# Counting modular squares in an interval

For an integer $m$, let $S^m_{x_0,x_1} = \{ t | x_0 ≤ t ≤ x_1$ and $t$ is a square modulo $m \}$. Let $S^m_x$ = $S^m_{0,x}$.

Determining whether the sets $S^m_x$ are empty is easy (1 is always a square, you decide whether 0 is too).

What is the computational complexity to determine the size of $S^m_x$ -- to "count" the squares modulo $m$ which are less than or equal to $x$:

1. when $m$ is prime,
2. when $m$ is a prime power,
3. when $m$ is arbitrary, factorization given,
4. when $m$ is arbitrary, no factorization given?

If $x_0 < x_1 < m$, then a set $S^m_{x_0,x_1}$ is equal to $S^m_{x_1} - S^m_{x_0-1}$, so the size of $S^m_{x_0,x_1}$ can be calculated from the sizes of $S^m_{x_1}$, $S^m_{x_0-1}$. Similarly, the number of squares modulo $m$ in any interval can be calculated.

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Probably O(m) is the simplest, just do $s_{n+1}= s_n + 2n+1$ mod m and test which $s_n$ fall into the desired interval. Even if you have a multiplicative basis for generating the quadratic residues, you still need to test the result to be less than $x$. If $x$ is small and if computing Jacobi symbols is cheap enough, you might try that alternative. Gerhard "Ask Me Not About Reciprocity" Paseman, 2012.11.13 – Gerhard Paseman Nov 13 '12 at 20:43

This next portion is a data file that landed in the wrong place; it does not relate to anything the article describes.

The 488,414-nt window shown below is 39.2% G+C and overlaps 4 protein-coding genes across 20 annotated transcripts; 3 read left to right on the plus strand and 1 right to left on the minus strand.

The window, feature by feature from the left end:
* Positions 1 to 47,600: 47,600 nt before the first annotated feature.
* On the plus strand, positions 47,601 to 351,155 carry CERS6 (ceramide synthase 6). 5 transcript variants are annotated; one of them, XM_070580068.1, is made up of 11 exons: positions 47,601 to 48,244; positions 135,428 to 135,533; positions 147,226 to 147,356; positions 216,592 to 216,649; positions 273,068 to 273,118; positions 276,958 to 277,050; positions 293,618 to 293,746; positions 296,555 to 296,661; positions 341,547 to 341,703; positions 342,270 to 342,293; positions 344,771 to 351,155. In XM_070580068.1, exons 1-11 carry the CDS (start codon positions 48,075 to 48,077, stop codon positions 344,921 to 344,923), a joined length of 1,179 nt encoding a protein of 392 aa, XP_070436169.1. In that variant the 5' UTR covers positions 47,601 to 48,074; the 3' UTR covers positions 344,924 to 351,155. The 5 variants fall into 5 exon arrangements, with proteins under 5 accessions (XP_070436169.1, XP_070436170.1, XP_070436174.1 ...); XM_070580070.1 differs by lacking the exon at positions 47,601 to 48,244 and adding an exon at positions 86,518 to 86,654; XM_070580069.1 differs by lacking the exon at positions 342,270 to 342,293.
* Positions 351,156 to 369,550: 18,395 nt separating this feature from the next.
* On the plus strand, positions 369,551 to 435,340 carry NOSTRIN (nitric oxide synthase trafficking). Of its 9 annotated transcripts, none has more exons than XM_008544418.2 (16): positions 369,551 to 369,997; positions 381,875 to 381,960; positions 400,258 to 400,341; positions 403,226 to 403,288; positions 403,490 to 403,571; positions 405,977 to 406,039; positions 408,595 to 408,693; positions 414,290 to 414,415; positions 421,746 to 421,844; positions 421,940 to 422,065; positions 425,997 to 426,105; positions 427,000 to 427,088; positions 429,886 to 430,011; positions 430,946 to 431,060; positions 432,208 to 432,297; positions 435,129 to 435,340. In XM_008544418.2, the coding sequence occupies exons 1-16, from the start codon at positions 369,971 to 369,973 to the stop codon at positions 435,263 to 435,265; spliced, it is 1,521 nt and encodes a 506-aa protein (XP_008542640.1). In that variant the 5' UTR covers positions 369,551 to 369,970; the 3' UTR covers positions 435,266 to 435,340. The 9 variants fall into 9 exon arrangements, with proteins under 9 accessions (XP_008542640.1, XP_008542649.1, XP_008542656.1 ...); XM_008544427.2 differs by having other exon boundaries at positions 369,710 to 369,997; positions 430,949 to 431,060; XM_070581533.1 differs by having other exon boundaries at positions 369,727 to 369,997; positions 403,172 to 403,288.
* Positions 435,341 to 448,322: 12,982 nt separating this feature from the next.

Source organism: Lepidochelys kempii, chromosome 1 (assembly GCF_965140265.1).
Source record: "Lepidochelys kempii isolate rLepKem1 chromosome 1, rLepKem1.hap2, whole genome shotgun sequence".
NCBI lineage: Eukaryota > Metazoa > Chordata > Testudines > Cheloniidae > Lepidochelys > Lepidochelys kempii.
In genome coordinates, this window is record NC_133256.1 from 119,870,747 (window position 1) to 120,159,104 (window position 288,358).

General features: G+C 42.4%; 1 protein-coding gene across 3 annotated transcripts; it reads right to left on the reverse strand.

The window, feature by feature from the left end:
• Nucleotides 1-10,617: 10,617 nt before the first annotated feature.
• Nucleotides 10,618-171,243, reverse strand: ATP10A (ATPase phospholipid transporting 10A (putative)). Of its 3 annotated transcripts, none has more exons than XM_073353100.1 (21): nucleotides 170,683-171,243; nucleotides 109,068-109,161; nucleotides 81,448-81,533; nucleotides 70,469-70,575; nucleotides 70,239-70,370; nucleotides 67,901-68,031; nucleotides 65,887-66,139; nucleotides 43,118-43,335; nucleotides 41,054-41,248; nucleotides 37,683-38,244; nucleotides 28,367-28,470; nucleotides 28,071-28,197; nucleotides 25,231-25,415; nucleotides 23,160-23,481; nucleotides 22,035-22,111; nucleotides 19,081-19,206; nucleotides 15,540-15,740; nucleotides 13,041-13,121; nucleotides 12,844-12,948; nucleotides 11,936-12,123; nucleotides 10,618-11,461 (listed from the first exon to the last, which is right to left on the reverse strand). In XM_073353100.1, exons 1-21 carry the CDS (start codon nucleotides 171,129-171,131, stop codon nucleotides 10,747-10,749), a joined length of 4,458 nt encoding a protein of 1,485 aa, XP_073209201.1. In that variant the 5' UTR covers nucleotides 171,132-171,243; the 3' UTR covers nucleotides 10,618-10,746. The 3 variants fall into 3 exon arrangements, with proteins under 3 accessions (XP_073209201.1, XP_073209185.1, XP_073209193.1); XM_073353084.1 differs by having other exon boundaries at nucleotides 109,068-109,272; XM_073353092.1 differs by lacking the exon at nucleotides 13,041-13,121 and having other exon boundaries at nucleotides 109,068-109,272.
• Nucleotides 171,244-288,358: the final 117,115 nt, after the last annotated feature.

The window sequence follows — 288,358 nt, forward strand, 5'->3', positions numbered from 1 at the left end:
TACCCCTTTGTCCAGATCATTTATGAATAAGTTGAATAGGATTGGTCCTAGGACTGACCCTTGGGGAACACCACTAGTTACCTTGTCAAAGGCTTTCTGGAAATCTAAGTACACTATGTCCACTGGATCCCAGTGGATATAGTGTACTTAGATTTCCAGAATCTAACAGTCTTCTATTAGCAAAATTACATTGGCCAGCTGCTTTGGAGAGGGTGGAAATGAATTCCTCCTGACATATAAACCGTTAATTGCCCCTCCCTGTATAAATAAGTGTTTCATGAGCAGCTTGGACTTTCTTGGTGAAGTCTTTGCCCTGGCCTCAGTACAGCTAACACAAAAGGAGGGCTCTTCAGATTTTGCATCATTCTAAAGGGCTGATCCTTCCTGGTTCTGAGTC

You can even be smart about the O(m) algorithm, note that the first sqrt(x) residues are in the interval, and skip the next up to sqrt(m), etc. This might take the runtime down to O(m/x) or better. Gerhard "Ask Me About Simple Optimization" Paseman, 2012.11.13 – Gerhard Paseman Nov 13 '12 at 20:47
Note that if $m\equiv3\pmod4$ is prime, then knowing $S_{(m-1)/2}^m$ is equivalent to knowing the class number of ${\bf Q}(\sqrt{-m})$. See, e.g., mathoverflow.net/questions/25707/… – Gerry Myerson Nov 13 '12 at 22:45

Another way to count them approximately is just to say, $x/2$. – Gerry Myerson Nov 13 '12 at 22:39